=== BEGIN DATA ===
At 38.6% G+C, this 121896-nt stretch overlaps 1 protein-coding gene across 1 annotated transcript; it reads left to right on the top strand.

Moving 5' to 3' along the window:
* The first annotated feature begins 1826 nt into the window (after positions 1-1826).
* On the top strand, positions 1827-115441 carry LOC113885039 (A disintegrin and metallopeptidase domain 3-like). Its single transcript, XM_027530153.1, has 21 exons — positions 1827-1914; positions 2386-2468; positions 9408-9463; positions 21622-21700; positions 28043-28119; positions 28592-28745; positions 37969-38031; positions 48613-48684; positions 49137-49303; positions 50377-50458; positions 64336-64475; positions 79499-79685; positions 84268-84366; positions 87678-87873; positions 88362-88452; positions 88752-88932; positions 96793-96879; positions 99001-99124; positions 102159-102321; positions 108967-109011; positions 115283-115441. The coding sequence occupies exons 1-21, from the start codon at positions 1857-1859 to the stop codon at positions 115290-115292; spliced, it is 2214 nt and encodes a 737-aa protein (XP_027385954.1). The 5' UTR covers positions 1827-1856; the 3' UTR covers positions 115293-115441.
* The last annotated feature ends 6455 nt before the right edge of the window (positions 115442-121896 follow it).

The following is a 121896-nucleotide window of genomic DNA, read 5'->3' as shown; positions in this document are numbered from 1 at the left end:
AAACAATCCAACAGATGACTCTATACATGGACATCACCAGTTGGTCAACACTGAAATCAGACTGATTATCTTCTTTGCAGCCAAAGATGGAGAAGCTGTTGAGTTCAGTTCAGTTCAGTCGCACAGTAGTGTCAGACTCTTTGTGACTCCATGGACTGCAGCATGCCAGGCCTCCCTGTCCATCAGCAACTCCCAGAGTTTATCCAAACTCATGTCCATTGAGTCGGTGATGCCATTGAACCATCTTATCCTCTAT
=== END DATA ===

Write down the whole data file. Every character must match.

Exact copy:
At 38.6% G+C, this 121896-nt stretch overlaps 1 protein-coding gene across 1 annotated transcript; it reads left to right on the top strand.

Moving 5' to 3' along the window:
* The first annotated feature begins 1826 nt into the window (after positions 1-1826).
* On the top strand, positions 1827-115441 carry LOC113885039 (A disintegrin and metallopeptidase domain 3-like). Its single transcript, XM_027530153.1, has 21 exons — positions 1827-1914; positions 2386-2468; positions 9408-9463; positions 21622-21700; positions 28043-28119; positions 28592-28745; positions 37969-38031; positions 48613-48684; positions 49137-49303; positions 50377-50458; positions 64336-64475; positions 79499-79685; positions 84268-84366; positions 87678-87873; positions 88362-88452; positions 88752-88932; positions 96793-96879; positions 99001-99124; positions 102159-102321; positions 108967-109011; positions 115283-115441. The coding sequence occupies exons 1-21, from the start codon at positions 1857-1859 to the stop codon at positions 115290-115292; spliced, it is 2214 nt and encodes a 737-aa protein (XP_027385954.1). The 5' UTR covers positions 1827-1856; the 3' UTR covers positions 115293-115441.
* The last annotated feature ends 6455 nt before the right edge of the window (positions 115442-121896 follow it).

The following is a 121896-nucleotide window of genomic DNA, read 5'->3' as shown; positions in this document are numbered from 1 at the left end:
AAACAATCCAACAGATGACTCTATACATGGACATCACCAGTTGGTCAACACTGAAATCAGACTGATTATCTTCTTTGCAGCCAAAGATGGAGAAGCTGTTGAGTTCAGTTCAGTTCAGTCGCACAGTAGTGTCAGACTCTTTGTGACTCCATGGACTGCAGCATGCCAGGCCTCCCTGTCCATCAGCAACTCCCAGAGTTTATCCAAACTCATGTCCATTGAGTCGGTGATGCCATTGAACCATCTTATCCTCTAT